Flying United Airlines

Spent the weekend recovering from cancelled flights and flight changes. Friday morning started with difficulty in getting online confirmed seating boarding ticket on a United Airlines nonstop flight that I had for Saturday morning from PIT to SFO. I spent 45 minutes on the phone with customer service and then the IT department before I got a confirmed seat assignment. I guess they were starting to have computer problems with me at that time. Then, at about 3:00 PM, I get a call from United saying my Saturday 6:00 AM flight was cancelled. They wanted to know if I wanted to leave earlier at 5:30 AM. Which would have meant getting up at 2:30 AM to get there in time. Why even go to bed? I said no way. This by the way, was after United had moved the flight from 7:00 AM to 6:00 AM a week earlier. So, they put me on a flight at 10:00 AM to Chicago, and then had me switching planes in Chicago to SFO.

When I got to the Pittsburgh airport for check-in, the lady behind the counter insisted that I could check in myself with the kiosk. I told her that I was told that someone would have to help me. She continued to insist that I do it myself. However, there was another agent that assisted me, and entered my code number into the machine, but there was a problem. He said, someone will have to help me. I thought to myself, no kidding!

So, the main lady from behind the counter comes back over to me, and says, “this is the morning from hell!” I didn’t find out till a bit later, that United was having major computer problems. She started keying in my flights and after a few minutes I sensed there was something wrong. I asked her what the problem was. She informed me, the first flight was delayed an hour due to the flight crew having to wait their appointed resting time. This however would mean that I would most likely miss my connecting flight in Chicago. So, she actually double booked me (with an upgrade to first class) on a second flight out of Chicago to SFO, which was scheduled to leave an hour later.

Okay, now I am leaving an hour later from Pittsburgh, and of course, I arrive in Chicago an hour later too. However, they end up delaying the other flight leaving Chicago by almost an hour to accommodate the late arriving flights. Since both flights I was booked on were now set to leave nearly at the same time out of Chicago, I figured it sure would be nicer to fly first class on the second flight, instead of a center seat assignment on coach for the other flight. Now I am talking with another agent at the gate flight check-in counter. I tell her my story, show her my paperwork, and ask if I could just go on the other flight since I already was booked there too. She thought that would be fine, and proceeded to cancel my one flight and confirm me on the other. This is where another round of problems started. Once she unbooked me from the one flight, she could not confirm me on the other flight, even though I had paperwork to show that I was booked on it. She actually couldn’t understand how I got to Chicago, due to the paperwork not showing up properly. I told her, the whole story again and said, I simply checked in at the counter. So, she pulls another agent over, and they talk about the issue. She decides to give me a first class boarding pass for the other flight and just signed it herself.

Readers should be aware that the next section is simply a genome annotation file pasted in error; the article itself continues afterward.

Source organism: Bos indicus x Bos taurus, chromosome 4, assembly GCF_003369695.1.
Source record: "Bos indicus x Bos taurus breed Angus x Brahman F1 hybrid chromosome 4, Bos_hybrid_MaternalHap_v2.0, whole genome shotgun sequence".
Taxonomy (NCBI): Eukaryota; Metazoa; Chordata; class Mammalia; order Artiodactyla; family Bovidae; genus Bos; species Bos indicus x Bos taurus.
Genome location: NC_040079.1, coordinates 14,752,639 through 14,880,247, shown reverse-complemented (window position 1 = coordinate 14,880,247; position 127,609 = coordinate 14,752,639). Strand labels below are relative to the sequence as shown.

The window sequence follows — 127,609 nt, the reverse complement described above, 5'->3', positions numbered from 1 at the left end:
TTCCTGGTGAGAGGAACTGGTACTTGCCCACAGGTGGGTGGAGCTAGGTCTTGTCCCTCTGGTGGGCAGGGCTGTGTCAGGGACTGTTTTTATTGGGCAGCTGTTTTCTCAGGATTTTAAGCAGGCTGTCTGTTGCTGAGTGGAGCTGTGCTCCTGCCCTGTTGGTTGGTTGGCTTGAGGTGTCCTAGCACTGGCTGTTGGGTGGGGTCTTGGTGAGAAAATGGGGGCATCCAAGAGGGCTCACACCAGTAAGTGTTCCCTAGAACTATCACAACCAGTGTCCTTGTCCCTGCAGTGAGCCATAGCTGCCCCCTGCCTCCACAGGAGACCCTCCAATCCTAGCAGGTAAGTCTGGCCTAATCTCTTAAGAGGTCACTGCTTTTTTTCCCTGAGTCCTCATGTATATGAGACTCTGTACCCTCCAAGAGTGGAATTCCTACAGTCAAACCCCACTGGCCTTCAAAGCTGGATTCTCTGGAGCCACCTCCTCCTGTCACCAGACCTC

It wasn’t until I was on the other flight, seated in my first class seat, that I felt comfortable that I was in fact heading to San Francisco.

I do have to mention, I could really get use to first class flying. I think I really like being pampered on the airlines. The service, the wine, and the meal were terrific. And, my knees did not hit the back of the seat in front of me. Much more comfortable!

Hiller Air Museum

Helicopters of 20th Century

A while back, my wife and I went on a field trip for one of her extra, ongoing, lifetime, college courses to the Hiller Aviation Institute, Museum, Education and Research Center. The Hiller Air Museum is located at 601 Skyway Road, San Carlos, CA 94070. The hours of operation are from 10am to 5pm, 7days a week. Admission as of this writing is Adults – $11.00, Seniors (Age 65+) $7.00, Youths (5-17) $7.00, and Children (4 and under) free with paid adult.

This is a really fun place to take in the sights and sounds of aviation history. There are a large number of exhibits to take in. There is even a Boeing 747-136 forward section of the fuselage with the cockpit on full display that is available for viewing and even sit down in the pilot’s or copilot’s seat to move a knob or two on the avionics control panels.

The Diamond 1911

Old Airplanes

There were some really cool old airplanes of yesteryear to view above your head. And there were indeed some wild looking contraptions that never got off the ground.

1908 Odd Non Flying Contraption

This is definitely a fun place to spend a half a day, or more, if you are really into the history of aviation.

Here are a few more pictures of things to view at the Hiller Air Museum.

1929 Stinson

The 1929 Stinson

1909 Wright Engine

Pictured above is the 1909 Wright Engine. “This is one of two airworthy copies of the 1909 Wright engine built by John Palmer. One will be used to power a replica of Robert Fowler’s 1911 Model ‘B’ airplane. The airplane will be displayed here with an original 1911 engine. This engine was built in 1998 at Campbell, CA, with the assistance of William Renaud. 30 horsepower, 170 lb. dry weight.

Working on Airplane

In addition to this being a place for adults to spend some leisurely activity, it is a great place for field trips for school students of all ages. The staff is quite knowledgeable and provides various types of guided tours and hands on activities. For more information, visit for the details published online.

Have Fun!